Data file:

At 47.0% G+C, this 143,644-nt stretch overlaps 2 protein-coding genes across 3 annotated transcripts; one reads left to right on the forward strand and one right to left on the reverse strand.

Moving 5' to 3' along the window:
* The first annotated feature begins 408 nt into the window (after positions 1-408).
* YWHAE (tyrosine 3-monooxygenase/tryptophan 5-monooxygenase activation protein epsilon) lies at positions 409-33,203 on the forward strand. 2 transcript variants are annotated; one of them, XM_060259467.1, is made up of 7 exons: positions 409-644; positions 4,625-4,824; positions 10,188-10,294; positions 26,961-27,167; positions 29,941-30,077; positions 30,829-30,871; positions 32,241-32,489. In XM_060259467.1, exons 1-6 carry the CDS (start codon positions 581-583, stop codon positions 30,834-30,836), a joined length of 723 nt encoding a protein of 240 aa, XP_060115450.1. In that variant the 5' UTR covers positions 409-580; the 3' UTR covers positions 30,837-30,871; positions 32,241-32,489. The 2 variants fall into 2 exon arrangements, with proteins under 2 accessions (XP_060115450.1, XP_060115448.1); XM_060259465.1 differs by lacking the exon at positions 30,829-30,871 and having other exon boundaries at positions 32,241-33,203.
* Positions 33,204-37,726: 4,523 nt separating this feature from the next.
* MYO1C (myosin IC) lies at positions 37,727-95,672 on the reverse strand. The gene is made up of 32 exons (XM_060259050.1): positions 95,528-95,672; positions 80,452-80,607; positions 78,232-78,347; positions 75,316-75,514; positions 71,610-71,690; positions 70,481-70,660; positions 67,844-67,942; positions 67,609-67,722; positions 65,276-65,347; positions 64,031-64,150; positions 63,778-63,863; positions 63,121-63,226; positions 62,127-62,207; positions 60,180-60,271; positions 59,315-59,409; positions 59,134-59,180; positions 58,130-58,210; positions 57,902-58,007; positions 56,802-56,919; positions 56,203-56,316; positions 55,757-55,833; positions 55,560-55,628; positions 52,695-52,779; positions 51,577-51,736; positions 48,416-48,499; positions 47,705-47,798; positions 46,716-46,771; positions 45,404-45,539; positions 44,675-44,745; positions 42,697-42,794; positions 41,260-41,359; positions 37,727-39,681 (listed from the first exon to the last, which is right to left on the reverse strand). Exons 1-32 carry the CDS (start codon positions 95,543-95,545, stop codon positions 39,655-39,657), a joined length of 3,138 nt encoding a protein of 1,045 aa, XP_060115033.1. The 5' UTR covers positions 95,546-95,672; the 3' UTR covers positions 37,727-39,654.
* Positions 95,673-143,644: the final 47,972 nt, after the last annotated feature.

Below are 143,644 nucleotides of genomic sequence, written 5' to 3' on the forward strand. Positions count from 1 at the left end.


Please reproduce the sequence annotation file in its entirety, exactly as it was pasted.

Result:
At 47.0% G+C, this 143,644-nt stretch overlaps 2 protein-coding genes across 3 annotated transcripts; one reads left to right on the forward strand and one right to left on the reverse strand.

Moving 5' to 3' along the window:
* The first annotated feature begins 408 nt into the window (after positions 1-408).
* YWHAE (tyrosine 3-monooxygenase/tryptophan 5-monooxygenase activation protein epsilon) lies at positions 409-33,203 on the forward strand. 2 transcript variants are annotated; one of them, XM_060259467.1, is made up of 7 exons: positions 409-644; positions 4,625-4,824; positions 10,188-10,294; positions 26,961-27,167; positions 29,941-30,077; positions 30,829-30,871; positions 32,241-32,489. In XM_060259467.1, exons 1-6 carry the CDS (start codon positions 581-583, stop codon positions 30,834-30,836), a joined length of 723 nt encoding a protein of 240 aa, XP_060115450.1. In that variant the 5' UTR covers positions 409-580; the 3' UTR covers positions 30,837-30,871; positions 32,241-32,489. The 2 variants fall into 2 exon arrangements, with proteins under 2 accessions (XP_060115450.1, XP_060115448.1); XM_060259465.1 differs by lacking the exon at positions 30,829-30,871 and having other exon boundaries at positions 32,241-33,203.
* Positions 33,204-37,726: 4,523 nt separating this feature from the next.
* MYO1C (myosin IC) lies at positions 37,727-95,672 on the reverse strand. The gene is made up of 32 exons (XM_060259050.1): positions 95,528-95,672; positions 80,452-80,607; positions 78,232-78,347; positions 75,316-75,514; positions 71,610-71,690; positions 70,481-70,660; positions 67,844-67,942; positions 67,609-67,722; positions 65,276-65,347; positions 64,031-64,150; positions 63,778-63,863; positions 63,121-63,226; positions 62,127-62,207; positions 60,180-60,271; positions 59,315-59,409; positions 59,134-59,180; positions 58,130-58,210; positions 57,902-58,007; positions 56,802-56,919; positions 56,203-56,316; positions 55,757-55,833; positions 55,560-55,628; positions 52,695-52,779; positions 51,577-51,736; positions 48,416-48,499; positions 47,705-47,798; positions 46,716-46,771; positions 45,404-45,539; positions 44,675-44,745; positions 42,697-42,794; positions 41,260-41,359; positions 37,727-39,681 (listed from the first exon to the last, which is right to left on the reverse strand). Exons 1-32 carry the CDS (start codon positions 95,543-95,545, stop codon positions 39,655-39,657), a joined length of 3,138 nt encoding a protein of 1,045 aa, XP_060115033.1. The 5' UTR covers positions 95,546-95,672; the 3' UTR covers positions 37,727-39,654.
* Positions 95,673-143,644: the final 47,972 nt, after the last annotated feature.

Below are 143,644 nucleotides of genomic sequence, written 5' to 3' on the forward strand. Positions count from 1 at the left end.